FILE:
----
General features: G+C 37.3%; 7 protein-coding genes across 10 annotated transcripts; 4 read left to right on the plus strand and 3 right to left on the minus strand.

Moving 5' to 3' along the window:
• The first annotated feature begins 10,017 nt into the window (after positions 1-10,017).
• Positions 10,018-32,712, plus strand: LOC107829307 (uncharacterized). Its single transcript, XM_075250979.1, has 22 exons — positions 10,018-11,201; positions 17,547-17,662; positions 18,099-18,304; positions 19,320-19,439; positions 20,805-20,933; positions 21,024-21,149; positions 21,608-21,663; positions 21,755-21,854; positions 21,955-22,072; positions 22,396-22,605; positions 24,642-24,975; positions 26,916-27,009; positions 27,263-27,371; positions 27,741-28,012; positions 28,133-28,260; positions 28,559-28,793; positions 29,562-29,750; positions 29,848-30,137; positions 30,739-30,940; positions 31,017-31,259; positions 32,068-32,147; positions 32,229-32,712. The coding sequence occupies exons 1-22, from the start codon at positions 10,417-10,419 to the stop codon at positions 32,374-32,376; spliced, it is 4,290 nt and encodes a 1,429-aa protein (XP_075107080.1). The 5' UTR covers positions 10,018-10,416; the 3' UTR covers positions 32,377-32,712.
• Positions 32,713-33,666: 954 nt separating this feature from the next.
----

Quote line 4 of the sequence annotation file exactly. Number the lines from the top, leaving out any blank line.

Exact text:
• Positions 10,018-32,712, plus strand: LOC107829307 (uncharacterized). Its single transcript, XM_075250979.1, has 22 exons — positions 10,018-11,201; positions 17,547-17,662; positions 18,099-18,304; positions 19,320-19,439; positions 20,805-20,933; positions 21,024-21,149; positions 21,608-21,663; positions 21,755-21,854; positions 21,955-22,072; positions 22,396-22,605; positions 24,642-24,975; positions 26,916-27,009; positions 27,263-27,371; positions 27,741-28,012; positions 28,133-28,260; positions 28,559-28,793; positions 29,562-29,750; positions 29,848-30,137; positions 30,739-30,940; positions 31,017-31,259; positions 32,068-32,147; positions 32,229-32,712. The coding sequence occupies exons 1-22, from the start codon at positions 10,417-10,419 to the stop codon at positions 32,374-32,376; spliced, it is 4,290 nt and encodes a 1,429-aa protein (XP_075107080.1). The 5' UTR covers positions 10,018-10,416; the 3' UTR covers positions 32,377-32,712.